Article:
I admit as an artist I wasn't much interested in computers other than as a terminal for academic use; which always seemed to be in the form of a Mac somewhere or another.

    It's nice to see that from such humble beginnings, Apple devices have become an integral part of the nuclear family.

  67. Sheila Thorpe—
    I love knowing we have such similar Mac histories! Thank you for remembering Pagemaker & Freehand—my fave!

    Henk, Willems, Ric Townsend, Paulo Mealha, MrGold—thank you for reading & commenting <3

    Gabriel Flores—
    Holy moly—you were in middle school? YIKES. Let's see. Um. Let's not try to do the math here... *wink* But seriously, I appreciated your comment about the right to grieve. Whenever I think about him, I'm still so sad. I think it really is like losing a friend who will continue to resurface in our consciousness for a long, long while.

    Janette Toral, Roseli Bakar & Le Bep, Thank you for reading & commenting <3

    Liz Pullen—
    We've invested a lot in Apple products, too—probably the equivalent of a luxury car—but instead of costing money like cars do, The Apple products helped generate it.

    Ebru Ulufur—
    Hunter is awesome!

    Jon Upton—
    I'm now ready to take all of our Macs to "Re-PC"–it's like a CPU museum & store where people can find obscure parts & computers. I think I can finally say goodbye.

    Thank you, & I hope you're right about Apple's best years still lying ahead.

    Andreas Wiedow—
    The photographer brought the studio here, complete with several soft box & spot lights, seamless, reflectors, etc. Hauling a dozen computers would have been tough!

  68. Kevin Green—
    Wow—I didn't know you worked at an ad agency! That's so cool! I want to hear more!

    DES Daughter—
    It was Hunter's & my pleasure to have you visit. AppleTV is something we haven't done. Was it easy to set up?

    Pinkpackrat, Musicarta, Prem Gaire, Rubens Souza, Peter R (RADZ), Adam Justice,Teresa CrochetGeek, MrBill1, Krishnendu, Heidi Caswell, Silucky, Erik van Erne, EJ Williams Jr, Hein Kuenen, KongYee, Jaiper, Jackie Bigford, Skip547—I'm grateful for your comments! Thank you!

    Anonymous 1, Anonymous 2 — thank you and thank you from Hunter too. And yes—X-acto knives. OMG.

    Mark Settle & Jeff Hurt—
    I love hearing how our paths have run parallel!

    It must have been an amazing journey for you. I'd love to hear more!

    Eric Montgomery, Danko Winters, Jay Oatway—
    I don't want to trivialize other things by saying this, but I think many of us will remember how we heard the news. Because Apple plans several years out, I suspect there will still be surprises to take our breaths away.

    David Horsfall—
    You are the most supportive and understanding person to put up with me, Twitter, FB, Empire Avenue AND my blog. But to answer your question—time to recycle? Love you!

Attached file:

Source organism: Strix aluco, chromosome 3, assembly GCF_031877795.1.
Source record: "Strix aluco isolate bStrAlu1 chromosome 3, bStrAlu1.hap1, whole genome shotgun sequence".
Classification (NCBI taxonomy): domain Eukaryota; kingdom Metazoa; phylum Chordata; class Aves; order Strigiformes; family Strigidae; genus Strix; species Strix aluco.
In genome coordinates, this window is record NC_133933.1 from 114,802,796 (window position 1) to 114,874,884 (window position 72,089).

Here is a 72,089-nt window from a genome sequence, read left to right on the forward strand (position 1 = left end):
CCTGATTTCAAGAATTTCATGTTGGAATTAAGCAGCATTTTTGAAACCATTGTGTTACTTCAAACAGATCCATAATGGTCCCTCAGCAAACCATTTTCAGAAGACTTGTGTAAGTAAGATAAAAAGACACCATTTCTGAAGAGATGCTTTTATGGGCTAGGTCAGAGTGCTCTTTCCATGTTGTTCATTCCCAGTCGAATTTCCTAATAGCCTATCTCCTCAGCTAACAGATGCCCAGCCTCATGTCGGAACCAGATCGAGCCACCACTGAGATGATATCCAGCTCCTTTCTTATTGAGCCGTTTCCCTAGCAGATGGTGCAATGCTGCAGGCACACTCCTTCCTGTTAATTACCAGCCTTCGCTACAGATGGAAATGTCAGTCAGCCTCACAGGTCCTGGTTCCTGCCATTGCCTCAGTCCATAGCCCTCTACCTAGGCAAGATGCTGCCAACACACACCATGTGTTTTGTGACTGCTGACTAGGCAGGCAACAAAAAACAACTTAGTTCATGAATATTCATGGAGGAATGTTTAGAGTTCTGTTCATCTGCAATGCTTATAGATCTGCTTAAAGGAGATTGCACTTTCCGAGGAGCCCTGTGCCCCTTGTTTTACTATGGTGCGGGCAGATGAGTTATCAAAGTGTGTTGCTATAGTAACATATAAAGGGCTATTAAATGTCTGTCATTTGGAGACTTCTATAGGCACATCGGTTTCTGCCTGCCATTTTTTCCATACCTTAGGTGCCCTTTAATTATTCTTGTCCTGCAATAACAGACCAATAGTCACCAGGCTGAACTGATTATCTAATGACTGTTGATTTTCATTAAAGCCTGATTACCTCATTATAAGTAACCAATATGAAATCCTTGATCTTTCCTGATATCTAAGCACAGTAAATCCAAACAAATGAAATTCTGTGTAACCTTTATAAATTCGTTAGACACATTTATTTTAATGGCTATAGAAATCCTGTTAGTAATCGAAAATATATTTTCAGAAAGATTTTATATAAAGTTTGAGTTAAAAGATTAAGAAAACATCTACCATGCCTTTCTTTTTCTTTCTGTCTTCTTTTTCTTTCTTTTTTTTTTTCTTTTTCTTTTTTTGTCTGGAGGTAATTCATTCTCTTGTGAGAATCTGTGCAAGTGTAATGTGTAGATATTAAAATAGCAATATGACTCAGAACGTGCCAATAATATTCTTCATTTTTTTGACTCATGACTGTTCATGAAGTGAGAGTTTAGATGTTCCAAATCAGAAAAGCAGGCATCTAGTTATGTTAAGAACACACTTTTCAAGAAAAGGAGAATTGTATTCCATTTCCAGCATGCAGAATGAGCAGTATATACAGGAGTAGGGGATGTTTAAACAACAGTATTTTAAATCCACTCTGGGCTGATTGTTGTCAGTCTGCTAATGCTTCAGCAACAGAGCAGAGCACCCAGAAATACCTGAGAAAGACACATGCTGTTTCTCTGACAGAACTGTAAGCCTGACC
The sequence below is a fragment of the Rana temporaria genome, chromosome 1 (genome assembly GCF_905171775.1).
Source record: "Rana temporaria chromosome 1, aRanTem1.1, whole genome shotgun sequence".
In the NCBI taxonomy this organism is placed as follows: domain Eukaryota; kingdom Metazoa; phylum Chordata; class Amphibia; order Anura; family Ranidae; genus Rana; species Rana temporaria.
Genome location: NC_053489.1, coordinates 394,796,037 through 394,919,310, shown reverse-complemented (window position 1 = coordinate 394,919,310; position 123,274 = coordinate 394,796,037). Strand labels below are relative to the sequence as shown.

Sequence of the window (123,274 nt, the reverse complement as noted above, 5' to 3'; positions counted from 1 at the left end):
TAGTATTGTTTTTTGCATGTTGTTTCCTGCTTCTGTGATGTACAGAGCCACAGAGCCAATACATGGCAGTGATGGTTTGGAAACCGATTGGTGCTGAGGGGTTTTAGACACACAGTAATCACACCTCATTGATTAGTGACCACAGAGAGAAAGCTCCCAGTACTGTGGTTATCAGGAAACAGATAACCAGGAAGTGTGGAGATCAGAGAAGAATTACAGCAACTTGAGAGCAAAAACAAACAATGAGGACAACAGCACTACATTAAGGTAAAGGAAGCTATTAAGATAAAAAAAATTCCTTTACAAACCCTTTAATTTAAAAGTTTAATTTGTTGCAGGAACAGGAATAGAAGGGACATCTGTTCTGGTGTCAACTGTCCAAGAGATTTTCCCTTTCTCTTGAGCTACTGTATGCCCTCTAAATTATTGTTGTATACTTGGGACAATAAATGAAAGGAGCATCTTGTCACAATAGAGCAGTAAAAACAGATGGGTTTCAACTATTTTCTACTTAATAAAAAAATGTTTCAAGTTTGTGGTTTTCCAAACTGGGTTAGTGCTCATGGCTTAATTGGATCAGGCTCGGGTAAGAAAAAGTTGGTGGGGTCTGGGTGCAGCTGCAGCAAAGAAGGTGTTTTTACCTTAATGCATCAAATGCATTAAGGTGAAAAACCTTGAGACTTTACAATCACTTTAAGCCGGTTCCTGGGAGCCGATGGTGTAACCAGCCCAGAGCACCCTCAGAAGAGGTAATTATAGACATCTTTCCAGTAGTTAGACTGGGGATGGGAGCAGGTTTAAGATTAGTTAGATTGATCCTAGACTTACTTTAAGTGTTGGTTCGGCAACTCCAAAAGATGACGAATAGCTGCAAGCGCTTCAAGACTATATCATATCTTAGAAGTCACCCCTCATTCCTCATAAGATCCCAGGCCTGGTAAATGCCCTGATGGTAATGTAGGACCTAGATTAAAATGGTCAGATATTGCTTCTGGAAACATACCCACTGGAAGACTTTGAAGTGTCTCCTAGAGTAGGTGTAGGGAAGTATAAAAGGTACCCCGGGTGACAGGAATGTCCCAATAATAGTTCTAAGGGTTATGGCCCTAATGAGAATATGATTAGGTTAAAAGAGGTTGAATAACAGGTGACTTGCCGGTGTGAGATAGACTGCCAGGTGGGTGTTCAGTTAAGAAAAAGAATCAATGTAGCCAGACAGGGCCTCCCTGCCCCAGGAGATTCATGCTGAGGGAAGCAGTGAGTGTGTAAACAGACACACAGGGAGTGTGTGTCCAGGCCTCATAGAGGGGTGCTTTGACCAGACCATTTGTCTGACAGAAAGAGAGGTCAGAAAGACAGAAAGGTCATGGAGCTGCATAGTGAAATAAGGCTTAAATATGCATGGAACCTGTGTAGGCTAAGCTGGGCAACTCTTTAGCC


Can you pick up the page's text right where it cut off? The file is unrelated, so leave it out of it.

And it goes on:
Liza Myers, James Monjack, JAIPER, Cole Ruddick, WholeBitMedia, TotalMerch—Truly wonderful to hear from other Mac fans & many thanks for your comments.

    William Whetstone—
    Thanks for your comment, and congratulations for surviving the Big C!

    Age R.P. Smith —
    I loved the marble metaphor — thank you for reading and sharing!

    No need to feel old—it's modern day history & we are alive to experience it!

    Darren Sroat—
    Your response was so eloquent—thank you for taking the time to read and reply.

  69. Excellent post Terri. Thank you.(e)OREMOR

  70. What a great blog, and written so very well. This was a computer love story that included people. Very nice, but not as nice as Terri is. Very informative also. Makes me want to go get one of those computers! Well maybe all of them. Thanks Terri for suggesting I read it. Awesome. Your friend,

  71. Hi, Ron!

    So glad you approved! Thanks for the comment and for stopping by!

    Hi, Doug!

    It's been great fun getting to know you. I thought if you read this, you'd know a bit more about me — and now you do!

    Looking forward to hanging out on G+ or seeing you on Twitter.


  72. Paula Wong10:40 PM

    What a fun ride through our Apple journeys! Can't believe you saved them all and had them photographed right before Steve passed away. I had nearly as many as you, too bad I couldn't have contributed the iMac Clamshell Blueberry to your collection. I'm glad I had a part in getting you into Macs and design software. I remember you took it all on so capably just as you are now doing with social media. Many thanks for putting this together, Terri. It's a wonderful tribute to Steve and how he gave us all a bit of magic.

  73. Dear Paula,

    Thanks for making all of this possible! I'm grateful to you — not just for convincing me I needed to "get with it," but for your awesome friendship. You always have my back!

    As true believers, I think we both hope to see more Apple magic to come. Knowing what was down the road for him, and being such a strong leader and visionary, somehow I think Steve still has some surprises in store for us.

    I know you're slammed, so it means all the more that you took the time to read and comment. Thanks so much!

    Love, T

  74. Terri, what a perfect use for that computer museum in your basement!
    Now I know why you've saved them all.
    When Steve Jobs died, I didn't understand why I was so sad. But, almost immediately, it became very apparent that all Apple lovers felt the same way. You described it perfectly.
    I'm still using my trusty G5 Power Mac. As much as I'd love a new computer, it continues to serve me well and I've never had one problem with it.